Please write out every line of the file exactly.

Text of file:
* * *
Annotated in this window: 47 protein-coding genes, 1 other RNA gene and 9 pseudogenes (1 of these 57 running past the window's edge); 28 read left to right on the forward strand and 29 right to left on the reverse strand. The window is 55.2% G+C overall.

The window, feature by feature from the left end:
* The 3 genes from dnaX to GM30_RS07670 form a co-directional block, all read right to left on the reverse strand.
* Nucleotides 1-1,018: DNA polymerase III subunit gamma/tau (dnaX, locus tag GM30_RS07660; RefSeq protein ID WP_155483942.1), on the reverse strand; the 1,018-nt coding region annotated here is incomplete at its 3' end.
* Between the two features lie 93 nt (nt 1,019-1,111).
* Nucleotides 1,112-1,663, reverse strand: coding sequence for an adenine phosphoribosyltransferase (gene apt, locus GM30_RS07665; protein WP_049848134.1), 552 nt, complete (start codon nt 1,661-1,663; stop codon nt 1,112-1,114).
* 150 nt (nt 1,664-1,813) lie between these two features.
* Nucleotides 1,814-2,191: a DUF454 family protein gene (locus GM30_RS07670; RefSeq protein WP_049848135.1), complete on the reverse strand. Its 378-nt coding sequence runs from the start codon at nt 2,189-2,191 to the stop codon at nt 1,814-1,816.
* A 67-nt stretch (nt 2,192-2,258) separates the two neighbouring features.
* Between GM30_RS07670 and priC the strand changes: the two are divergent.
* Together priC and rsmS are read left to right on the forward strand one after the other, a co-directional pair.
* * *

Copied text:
Annotated in this window: 47 protein-coding genes, 1 other RNA gene and 9 pseudogenes (1 of these 57 running past the window's edge); 28 read left to right on the forward strand and 29 right to left on the reverse strand. The window is 55.2% G+C overall.

The window, feature by feature from the left end:
* The 3 genes from dnaX to GM30_RS07670 form a co-directional block, all read right to left on the reverse strand.
* Nucleotides 1-1,018: DNA polymerase III subunit gamma/tau (dnaX, locus tag GM30_RS07660; RefSeq protein ID WP_155483942.1), on the reverse strand; the 1,018-nt coding region annotated here is incomplete at its 3' end.
* Between the two features lie 93 nt (nt 1,019-1,111).
* Nucleotides 1,112-1,663, reverse strand: coding sequence for an adenine phosphoribosyltransferase (gene apt, locus GM30_RS07665; protein WP_049848134.1), 552 nt, complete (start codon nt 1,661-1,663; stop codon nt 1,112-1,114).
* 150 nt (nt 1,664-1,813) lie between these two features.
* Nucleotides 1,814-2,191: a DUF454 family protein gene (locus GM30_RS07670; RefSeq protein WP_049848135.1), complete on the reverse strand. Its 378-nt coding sequence runs from the start codon at nt 2,189-2,191 to the stop codon at nt 1,814-1,816.
* A 67-nt stretch (nt 2,192-2,258) separates the two neighbouring features.
* Between GM30_RS07670 and priC the strand changes: the two are divergent.
* Together priC and rsmS are read left to right on the forward strand one after the other, a co-directional pair.